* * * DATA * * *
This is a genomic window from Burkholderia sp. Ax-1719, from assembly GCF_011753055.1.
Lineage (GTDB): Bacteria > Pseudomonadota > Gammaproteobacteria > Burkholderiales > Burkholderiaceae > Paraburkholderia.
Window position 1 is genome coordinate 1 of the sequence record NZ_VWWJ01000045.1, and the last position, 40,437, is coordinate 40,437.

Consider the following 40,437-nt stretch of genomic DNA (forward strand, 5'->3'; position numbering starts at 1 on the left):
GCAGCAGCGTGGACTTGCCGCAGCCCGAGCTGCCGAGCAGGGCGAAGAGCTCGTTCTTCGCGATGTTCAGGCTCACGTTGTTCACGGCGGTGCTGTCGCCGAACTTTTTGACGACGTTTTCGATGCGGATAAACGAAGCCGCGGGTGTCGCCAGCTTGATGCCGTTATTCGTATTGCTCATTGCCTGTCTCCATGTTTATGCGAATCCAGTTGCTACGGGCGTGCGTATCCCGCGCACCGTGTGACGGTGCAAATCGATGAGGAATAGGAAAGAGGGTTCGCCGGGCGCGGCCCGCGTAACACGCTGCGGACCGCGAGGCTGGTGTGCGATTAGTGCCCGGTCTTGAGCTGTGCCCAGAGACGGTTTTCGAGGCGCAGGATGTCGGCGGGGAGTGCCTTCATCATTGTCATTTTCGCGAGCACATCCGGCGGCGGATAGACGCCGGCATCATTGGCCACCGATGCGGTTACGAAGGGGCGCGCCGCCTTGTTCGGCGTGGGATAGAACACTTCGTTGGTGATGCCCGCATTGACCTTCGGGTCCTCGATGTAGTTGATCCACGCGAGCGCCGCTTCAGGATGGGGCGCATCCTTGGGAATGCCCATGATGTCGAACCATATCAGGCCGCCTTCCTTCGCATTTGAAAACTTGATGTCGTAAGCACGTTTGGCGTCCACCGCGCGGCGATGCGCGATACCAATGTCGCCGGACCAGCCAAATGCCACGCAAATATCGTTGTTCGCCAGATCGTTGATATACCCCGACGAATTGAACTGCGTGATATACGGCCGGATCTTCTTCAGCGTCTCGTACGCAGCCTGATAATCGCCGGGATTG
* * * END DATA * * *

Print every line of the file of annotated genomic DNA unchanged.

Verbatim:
This is a genomic window from Burkholderia sp. Ax-1719, from assembly GCF_011753055.1.
Lineage (GTDB): Bacteria > Pseudomonadota > Gammaproteobacteria > Burkholderiales > Burkholderiaceae > Paraburkholderia.
Window position 1 is genome coordinate 1 of the sequence record NZ_VWWJ01000045.1, and the last position, 40,437, is coordinate 40,437.

Consider the following 40,437-nt stretch of genomic DNA (forward strand, 5'->3'; position numbering starts at 1 on the left):
GCAGCAGCGTGGACTTGCCGCAGCCCGAGCTGCCGAGCAGGGCGAAGAGCTCGTTCTTCGCGATGTTCAGGCTCACGTTGTTCACGGCGGTGCTGTCGCCGAACTTTTTGACGACGTTTTCGATGCGGATAAACGAAGCCGCGGGTGTCGCCAGCTTGATGCCGTTATTCGTATTGCTCATTGCCTGTCTCCATGTTTATGCGAATCCAGTTGCTACGGGCGTGCGTATCCCGCGCACCGTGTGACGGTGCAAATCGATGAGGAATAGGAAAGAGGGTTCGCCGGGCGCGGCCCGCGTAACACGCTGCGGACCGCGAGGCTGGTGTGCGATTAGTGCCCGGTCTTGAGCTGTGCCCAGAGACGGTTTTCGAGGCGCAGGATGTCGGCGGGGAGTGCCTTCATCATTGTCATTTTCGCGAGCACATCCGGCGGCGGATAGACGCCGGCATCATTGGCCACCGATGCGGTTACGAAGGGGCGCGCCGCCTTGTTCGGCGTGGGATAGAACACTTCGTTGGTGATGCCCGCATTGACCTTCGGGTCCTCGATGTAGTTGATCCACGCGAGCGCCGCTTCAGGATGGGGCGCATCCTTGGGAATGCCCATGATGTCGAACCATATCAGGCCGCCTTCCTTCGCATTTGAAAACTTGATGTCGTAAGCACGTTTGGCGTCCACCGCGCGGCGATGCGCGATACCAATGTCGCCGGACCAGCCAAATGCCACGCAAATATCGTTGTTCGCCAGATCGTTGATATACCCCGACGAATTGAACTGCGTGATATACGGCCGGATCTTCTTCAGCGTCTCGTACGCAGCCTGATAATCGCCGGGATTG